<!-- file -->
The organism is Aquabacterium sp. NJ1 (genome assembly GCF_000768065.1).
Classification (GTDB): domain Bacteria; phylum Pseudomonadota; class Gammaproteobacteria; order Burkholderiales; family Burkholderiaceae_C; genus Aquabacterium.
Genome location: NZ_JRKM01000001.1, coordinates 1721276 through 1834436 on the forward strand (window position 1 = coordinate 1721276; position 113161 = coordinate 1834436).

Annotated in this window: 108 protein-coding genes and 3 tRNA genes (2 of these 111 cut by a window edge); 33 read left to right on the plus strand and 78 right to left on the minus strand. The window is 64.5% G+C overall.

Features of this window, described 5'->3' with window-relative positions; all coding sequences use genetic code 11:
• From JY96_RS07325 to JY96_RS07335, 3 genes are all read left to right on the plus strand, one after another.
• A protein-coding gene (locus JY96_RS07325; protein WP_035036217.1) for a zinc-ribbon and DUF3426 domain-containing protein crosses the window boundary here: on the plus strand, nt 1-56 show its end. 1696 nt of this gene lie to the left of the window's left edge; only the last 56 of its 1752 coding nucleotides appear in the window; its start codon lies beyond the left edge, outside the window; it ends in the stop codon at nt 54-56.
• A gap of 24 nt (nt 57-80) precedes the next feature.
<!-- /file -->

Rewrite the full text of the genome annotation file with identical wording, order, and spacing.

The organism is Aquabacterium sp. NJ1 (genome assembly GCF_000768065.1).
Classification (GTDB): domain Bacteria; phylum Pseudomonadota; class Gammaproteobacteria; order Burkholderiales; family Burkholderiaceae_C; genus Aquabacterium.
Genome location: NZ_JRKM01000001.1, coordinates 1721276 through 1834436 on the forward strand (window position 1 = coordinate 1721276; position 113161 = coordinate 1834436).

Annotated in this window: 108 protein-coding genes and 3 tRNA genes (2 of these 111 cut by a window edge); 33 read left to right on the plus strand and 78 right to left on the minus strand. The window is 64.5% G+C overall.

Features of this window, described 5'->3' with window-relative positions; all coding sequences use genetic code 11:
• From JY96_RS07325 to JY96_RS07335, 3 genes are all read left to right on the plus strand, one after another.
• A protein-coding gene (locus JY96_RS07325; protein WP_035036217.1) for a zinc-ribbon and DUF3426 domain-containing protein crosses the window boundary here: on the plus strand, nt 1-56 show its end. 1696 nt of this gene lie to the left of the window's left edge; only the last 56 of its 1752 coding nucleotides appear in the window; its start codon lies beyond the left edge, outside the window; it ends in the stop codon at nt 54-56.
• A gap of 24 nt (nt 57-80) precedes the next feature.